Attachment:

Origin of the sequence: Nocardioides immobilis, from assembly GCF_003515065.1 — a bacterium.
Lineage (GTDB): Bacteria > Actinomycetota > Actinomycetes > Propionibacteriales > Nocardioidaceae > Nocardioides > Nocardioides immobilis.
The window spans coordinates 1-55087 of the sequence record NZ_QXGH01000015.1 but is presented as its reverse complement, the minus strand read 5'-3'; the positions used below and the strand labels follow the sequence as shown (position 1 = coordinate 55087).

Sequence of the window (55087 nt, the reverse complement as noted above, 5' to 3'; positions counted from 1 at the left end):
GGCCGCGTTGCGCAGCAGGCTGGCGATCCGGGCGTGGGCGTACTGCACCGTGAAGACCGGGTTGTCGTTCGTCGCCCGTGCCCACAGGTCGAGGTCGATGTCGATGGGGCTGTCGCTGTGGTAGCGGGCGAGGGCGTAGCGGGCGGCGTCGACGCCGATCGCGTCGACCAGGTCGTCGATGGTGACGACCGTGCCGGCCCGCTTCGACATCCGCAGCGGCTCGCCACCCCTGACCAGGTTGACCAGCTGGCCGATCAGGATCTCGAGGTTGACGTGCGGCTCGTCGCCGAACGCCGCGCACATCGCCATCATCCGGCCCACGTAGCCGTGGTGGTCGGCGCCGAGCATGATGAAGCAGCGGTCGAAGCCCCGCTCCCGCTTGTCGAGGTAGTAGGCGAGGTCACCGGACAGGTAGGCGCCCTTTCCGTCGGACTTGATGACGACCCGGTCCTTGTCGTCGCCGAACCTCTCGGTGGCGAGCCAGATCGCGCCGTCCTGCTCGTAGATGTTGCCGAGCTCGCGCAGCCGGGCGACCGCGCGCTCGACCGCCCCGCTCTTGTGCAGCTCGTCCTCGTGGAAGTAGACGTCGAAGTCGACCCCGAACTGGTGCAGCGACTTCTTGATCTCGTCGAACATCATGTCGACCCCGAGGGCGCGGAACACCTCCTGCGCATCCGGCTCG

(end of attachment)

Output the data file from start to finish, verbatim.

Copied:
Origin of the sequence: Nocardioides immobilis, from assembly GCF_003515065.1 — a bacterium.
Lineage (GTDB): Bacteria > Actinomycetota > Actinomycetes > Propionibacteriales > Nocardioidaceae > Nocardioides > Nocardioides immobilis.
The window spans coordinates 1-55087 of the sequence record NZ_QXGH01000015.1 but is presented as its reverse complement, the minus strand read 5'-3'; the positions used below and the strand labels follow the sequence as shown (position 1 = coordinate 55087).

Sequence of the window (55087 nt, the reverse complement as noted above, 5' to 3'; positions counted from 1 at the left end):
GGCCGCGTTGCGCAGCAGGCTGGCGATCCGGGCGTGGGCGTACTGCACCGTGAAGACCGGGTTGTCGTTCGTCGCCCGTGCCCACAGGTCGAGGTCGATGTCGATGGGGCTGTCGCTGTGGTAGCGGGCGAGGGCGTAGCGGGCGGCGTCGACGCCGATCGCGTCGACCAGGTCGTCGATGGTGACGACCGTGCCGGCCCGCTTCGACATCCGCAGCGGCTCGCCACCCCTGACCAGGTTGACCAGCTGGCCGATCAGGATCTCGAGGTTGACGTGCGGCTCGTCGCCGAACGCCGCGCACATCGCCATCATCCGGCCCACGTAGCCGTGGTGGTCGGCGCCGAGCATGATGAAGCAGCGGTCGAAGCCCCGCTCCCGCTTGTCGAGGTAGTAGGCGAGGTCACCGGACAGGTAGGCGCCCTTTCCGTCGGACTTGATGACGACCCGGTCCTTGTCGTCGCCGAACCTCTCGGTGGCGAGCCAGATCGCGCCGTCCTGCTCGTAGATGTTGCCGAGCTCGCGCAGCCGGGCGACCGCGCGCTCGACCGCCCCGCTCTTGTGCAGCTCGTCCTCGTGGAAGTAGACGTCGAAGTCGACCCCGAACTGGTGCAGCGACTTCTTGATCTCGTCGAACATCATGTCGACCCCGAGGGCGCGGAACACCTCCTGCGCATCCGGCTCG